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pigments talk

Each month PRI features a guest speaker for our Pigments Talk segment on the third Saturday of the month at 12pm Pacific time. We also have a collection of recordings from the SUMA Series: STEAM and the Indigeneity of Pigments, a collaboration between PRI and The Redi Institute, as well as recordings of various other events. You can access all our recordings on the Resources page. 

Looking for a past event?

Go to our Resources page.

Pigments Talk is recorded and made available

to members on our website. 

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July 20

12pm PDT

(convert time zones here)

Pigments Talk with:
Caroline Ross of
Found and Ground

"See With The Body Eye:

Pigment, Embodiment, and Regrowing a Living Culture:

 

In the tactile desert of contemporary life, with its ubiquitous frictionless glass surfaces and barely pixel-deep ways of relating, earth pigments and the preparation of foraged, traditional and archaic art materials can offer us an authentic way back to the real.

Drawing on experiences of a lifetime in arts and craft, 25 years in T’ai Chi, and the last decade working publicly with and writing about earth arts, I’ll be talking about how we can weave richer life ways and art practices that allow the whole of us to show up in all our diversity, brilliance and even our messed-upness. In a time of unravelling, how can we develop our love of colour and earth into a truly generative practice, one that will sustain us and others through challenging times?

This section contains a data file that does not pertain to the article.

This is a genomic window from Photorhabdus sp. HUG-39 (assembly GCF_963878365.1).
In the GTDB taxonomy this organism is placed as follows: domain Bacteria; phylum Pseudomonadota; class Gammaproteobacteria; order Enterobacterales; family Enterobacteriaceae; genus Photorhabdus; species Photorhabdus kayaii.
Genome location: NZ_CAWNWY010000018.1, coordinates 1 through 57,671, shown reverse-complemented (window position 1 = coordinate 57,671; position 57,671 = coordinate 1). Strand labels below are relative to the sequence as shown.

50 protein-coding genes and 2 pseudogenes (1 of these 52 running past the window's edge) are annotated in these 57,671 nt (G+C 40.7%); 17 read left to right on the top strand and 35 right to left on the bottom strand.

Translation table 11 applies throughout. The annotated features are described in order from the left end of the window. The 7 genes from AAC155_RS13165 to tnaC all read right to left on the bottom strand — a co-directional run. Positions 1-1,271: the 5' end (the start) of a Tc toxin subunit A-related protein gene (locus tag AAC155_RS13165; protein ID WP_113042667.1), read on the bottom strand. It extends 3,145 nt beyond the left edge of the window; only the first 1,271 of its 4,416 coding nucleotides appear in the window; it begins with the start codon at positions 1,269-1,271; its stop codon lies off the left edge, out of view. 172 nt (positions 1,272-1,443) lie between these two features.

Modernity asks that we put ourselves in silos: job here, faith there, family over there, and cut ourselves and our communities into ever smaller groups, at each other’s throats. Conversely, collaborating with Earth, and allowing living materials and craft traditions to be our teachers, we are immediately drawn back into practical, embodied connection, and into a better relationship with our bodies, our communities and our planet.

Drawing on work by Vanessa Oliveira Machado, Dougald Hine, The Dark Mountain Project and Taoist Classics, we’ll mull over a pigment practice that welcomes change, honours our ancestors and seeks to rebalance what has gone out of kilter. I hope you’ll join me in conversation with my friend and colleague Lucy Mayes.

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